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The National Anthem of Australia, the Land Down Under








Australia, a Memory from Early Childhood 


Land of Kangaroos, Koala bears, and a land of Brave Men when Duty, Honor and Country call.

Bravery of the Aussies when War was Unavoidable. Never to Forget!

The words sung to the music of Australia's National Song

I remember when I was a little over age near 8 and we children of the camp were taken to see the Crown Jewels of the new Queen, her Royal Magesty, Elizabeth II. I am not sure whether I was living in Adelaide or Melbourne when she visited Australia. I was then age 8 + 4mo. Her coronation was June of 1953. In July of 1954 I came to America. What a gracious and lovely lady she was, the Queen of Great Britain and the Commonwealth which included Australia.

Do visit the coronation of the Queen and "God Save The Queen" without commentary.  and read WHD Studio's comments in the "Show me".  

The Queen's March of the Royalty


Note: Photo arrangement created via, free


















Note on above pics. I am working of using FLOATS to arrange the three pics into a single row with adequate spacing and then also now have the text try to wrap  around the sides of the pics. In ny notes and books I have come across this problem. But for most of us we do not hold memory for very long unless we REFRESH the memory.  It is the same with the dynamic memory of these modern computers. The memory uses mosfet devices which need to be refeshed with a voltage to be recharged if the memory is to be retained. This is accomplished with the help of a clock circuit, a timer, somewhat analogous to the heart of a person - you know - the heart that keeps on ticking.  In the past, many decades ago, these "personal computers" used STATIC memory which meant that they did not have to be recharged. They "held" their memory. Basically, the memory circuit was composed of your good old transistors. Usually PNP type.

My Plan-B is to get good enough in programing websites for customers such as churches, small businesses, etc., to supplement my retirement income. I don't have a 401k but if I did I would have now lost approximately 20% of income due to the destruction of the value (spending power) of the dollar. The issue is NOT going to go away. Prices of such metals as copper and lithium, etc., are going to soar and soar and soar. And there is nothing you can do about it - in terms of reversing the inevitable. Food of all types is also going to do likewise. And if the U.S.A. engages in military action against China - then all bets are off. An excellent source of knowledge for you on this matter and many others that will be critical to your survival is

This site is managed by Dr. Chris Martenson, PhD (Pathology & Toxicology). Pathology is the study of diseases and and, in the case of determining the root cause of a death - a medical examiner. Such as Dr. G. Or the fictional character, Dr. Quincy, Medical Examiner. Dr. Martenson also holds business related degrees from such well known universities as Yale.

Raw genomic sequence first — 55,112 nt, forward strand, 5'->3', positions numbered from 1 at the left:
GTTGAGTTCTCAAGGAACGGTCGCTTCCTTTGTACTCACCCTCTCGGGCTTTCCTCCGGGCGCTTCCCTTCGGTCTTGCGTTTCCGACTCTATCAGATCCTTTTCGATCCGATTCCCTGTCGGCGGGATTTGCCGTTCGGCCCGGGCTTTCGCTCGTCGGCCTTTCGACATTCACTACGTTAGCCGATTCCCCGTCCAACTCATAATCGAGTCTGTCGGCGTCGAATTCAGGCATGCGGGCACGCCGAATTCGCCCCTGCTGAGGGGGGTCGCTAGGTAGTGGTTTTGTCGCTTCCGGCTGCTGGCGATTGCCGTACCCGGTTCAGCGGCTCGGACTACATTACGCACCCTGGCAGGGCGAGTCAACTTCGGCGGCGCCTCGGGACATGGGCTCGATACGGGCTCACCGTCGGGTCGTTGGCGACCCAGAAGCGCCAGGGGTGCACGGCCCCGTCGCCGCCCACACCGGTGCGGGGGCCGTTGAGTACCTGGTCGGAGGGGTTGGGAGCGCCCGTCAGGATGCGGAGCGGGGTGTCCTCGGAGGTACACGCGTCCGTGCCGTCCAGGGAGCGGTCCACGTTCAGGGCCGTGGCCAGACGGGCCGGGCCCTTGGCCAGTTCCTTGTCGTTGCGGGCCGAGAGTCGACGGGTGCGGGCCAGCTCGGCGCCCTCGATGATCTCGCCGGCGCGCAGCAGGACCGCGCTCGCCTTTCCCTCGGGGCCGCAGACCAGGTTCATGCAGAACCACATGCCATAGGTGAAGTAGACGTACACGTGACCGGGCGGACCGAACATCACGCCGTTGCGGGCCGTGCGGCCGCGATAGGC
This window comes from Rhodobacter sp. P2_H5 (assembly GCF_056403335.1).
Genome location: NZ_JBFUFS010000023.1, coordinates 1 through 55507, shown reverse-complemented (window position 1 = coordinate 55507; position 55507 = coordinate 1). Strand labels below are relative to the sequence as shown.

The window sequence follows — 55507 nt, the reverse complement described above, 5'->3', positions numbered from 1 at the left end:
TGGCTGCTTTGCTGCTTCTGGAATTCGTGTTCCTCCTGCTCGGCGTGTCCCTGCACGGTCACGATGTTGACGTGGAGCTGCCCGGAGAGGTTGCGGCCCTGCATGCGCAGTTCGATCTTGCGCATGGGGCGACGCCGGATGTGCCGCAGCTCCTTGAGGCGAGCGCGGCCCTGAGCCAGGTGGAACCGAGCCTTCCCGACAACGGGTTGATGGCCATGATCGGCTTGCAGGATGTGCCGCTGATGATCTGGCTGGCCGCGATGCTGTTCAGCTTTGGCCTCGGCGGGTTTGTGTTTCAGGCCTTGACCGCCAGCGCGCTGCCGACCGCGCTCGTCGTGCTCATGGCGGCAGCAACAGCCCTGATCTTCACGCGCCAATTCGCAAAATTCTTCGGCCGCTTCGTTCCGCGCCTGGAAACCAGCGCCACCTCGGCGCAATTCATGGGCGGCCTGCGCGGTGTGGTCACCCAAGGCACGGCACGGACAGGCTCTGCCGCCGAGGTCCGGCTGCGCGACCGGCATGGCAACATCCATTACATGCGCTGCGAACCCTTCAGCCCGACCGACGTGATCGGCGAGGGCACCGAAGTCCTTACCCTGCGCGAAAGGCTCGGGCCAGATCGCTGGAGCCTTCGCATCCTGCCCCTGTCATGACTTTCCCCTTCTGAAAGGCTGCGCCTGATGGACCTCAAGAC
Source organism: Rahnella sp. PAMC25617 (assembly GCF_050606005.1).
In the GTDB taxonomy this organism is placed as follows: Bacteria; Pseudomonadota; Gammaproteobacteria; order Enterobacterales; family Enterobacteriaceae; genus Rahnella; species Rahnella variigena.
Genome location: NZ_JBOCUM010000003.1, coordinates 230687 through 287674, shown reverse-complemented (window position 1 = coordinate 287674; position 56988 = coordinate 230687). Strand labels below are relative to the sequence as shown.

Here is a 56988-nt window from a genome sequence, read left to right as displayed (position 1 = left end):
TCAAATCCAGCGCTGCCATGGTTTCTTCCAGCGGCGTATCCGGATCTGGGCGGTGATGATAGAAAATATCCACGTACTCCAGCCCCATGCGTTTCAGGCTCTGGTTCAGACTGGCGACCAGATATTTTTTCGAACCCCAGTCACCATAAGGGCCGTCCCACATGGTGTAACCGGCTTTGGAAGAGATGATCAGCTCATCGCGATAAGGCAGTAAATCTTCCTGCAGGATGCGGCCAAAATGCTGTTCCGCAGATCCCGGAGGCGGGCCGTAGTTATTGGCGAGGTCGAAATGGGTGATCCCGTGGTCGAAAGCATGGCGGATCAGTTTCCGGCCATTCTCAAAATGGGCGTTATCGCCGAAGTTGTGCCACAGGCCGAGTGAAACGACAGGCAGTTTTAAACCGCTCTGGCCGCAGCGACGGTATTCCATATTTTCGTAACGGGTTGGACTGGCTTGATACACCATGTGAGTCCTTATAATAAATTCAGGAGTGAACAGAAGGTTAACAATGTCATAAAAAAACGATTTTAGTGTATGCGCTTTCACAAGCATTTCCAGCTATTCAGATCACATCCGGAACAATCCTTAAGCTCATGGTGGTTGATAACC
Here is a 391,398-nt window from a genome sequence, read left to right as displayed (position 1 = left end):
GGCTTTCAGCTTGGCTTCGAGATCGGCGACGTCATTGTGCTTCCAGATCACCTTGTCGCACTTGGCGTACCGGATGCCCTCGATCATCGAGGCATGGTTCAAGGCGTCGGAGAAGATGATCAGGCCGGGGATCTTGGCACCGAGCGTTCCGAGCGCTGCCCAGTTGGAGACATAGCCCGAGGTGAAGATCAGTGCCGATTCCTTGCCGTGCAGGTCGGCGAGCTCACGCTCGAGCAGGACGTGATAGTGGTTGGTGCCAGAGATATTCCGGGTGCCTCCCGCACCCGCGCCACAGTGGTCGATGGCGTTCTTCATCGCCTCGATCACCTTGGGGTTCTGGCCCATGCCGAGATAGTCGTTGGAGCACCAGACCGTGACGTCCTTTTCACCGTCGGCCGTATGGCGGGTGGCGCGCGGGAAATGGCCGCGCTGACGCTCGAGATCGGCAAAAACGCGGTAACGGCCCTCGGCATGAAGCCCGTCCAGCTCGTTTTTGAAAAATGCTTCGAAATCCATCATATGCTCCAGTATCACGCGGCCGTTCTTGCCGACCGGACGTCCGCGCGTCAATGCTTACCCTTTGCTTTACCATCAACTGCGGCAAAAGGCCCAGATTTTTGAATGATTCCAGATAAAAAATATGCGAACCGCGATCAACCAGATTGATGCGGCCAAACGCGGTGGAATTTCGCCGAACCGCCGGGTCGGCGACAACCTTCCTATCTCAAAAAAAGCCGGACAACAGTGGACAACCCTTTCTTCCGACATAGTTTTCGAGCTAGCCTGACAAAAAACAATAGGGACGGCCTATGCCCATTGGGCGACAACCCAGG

Becasue of the late hour I will go for now.  But I am going to share with you what I know and how I come upon this information. Mainly in this endeavor [to attempt to achieve a goal] I am focused mostly on the "seniors" old people such as myself. It is a myth that old people cannot learn technical material, often quite techncial in fact. You can do it, you can begin again to nuture you mind [care for and enncourage growth and development] because the necessary tools are out there - on the internet and they are mostly free. You will have to learn the necessary methodology, the tools and techniques, so that you can harness, utilize and exploit the tools that are freely available for all, regardless of age, race, national origin, etc., etc., etc. In closing, it is said that Abraham Lincoln said "You cannot fail unless you quit."

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(2023-feb-12 Rev 1, Added above. More Later.

Briefly bring in their great contribution to the war effort - first in Papua New Guinea where it was essential to stop the Japanese advance toward Australia; the great suffering of the Aussies in their climb to the mountain top; tropical fever, and much more.

The New Guinea campaign was one of the hardest-fought of World War II. American and Australian forces relied on native New Guineans to achieve victory

The worst suffering, though, was endured by the indigenous peoples of New Guinea, from what is now the independent country of Papua New Guinea in the east, to West Papua, now part of Indonesia. The population during World War II was about 1.5 million people, descended from the island's first human inhabitants from tens of thousands of years ago, and divided up into numerous tribes. These people possessed rich cultures, and under the pressures of war they would display remarkable courage as well as kindness and compassion. To the invaders from Japan, and the occupiers from Australia and the United States, however, New Guineans appeared as colonial subjects at best, and as slaves at worst.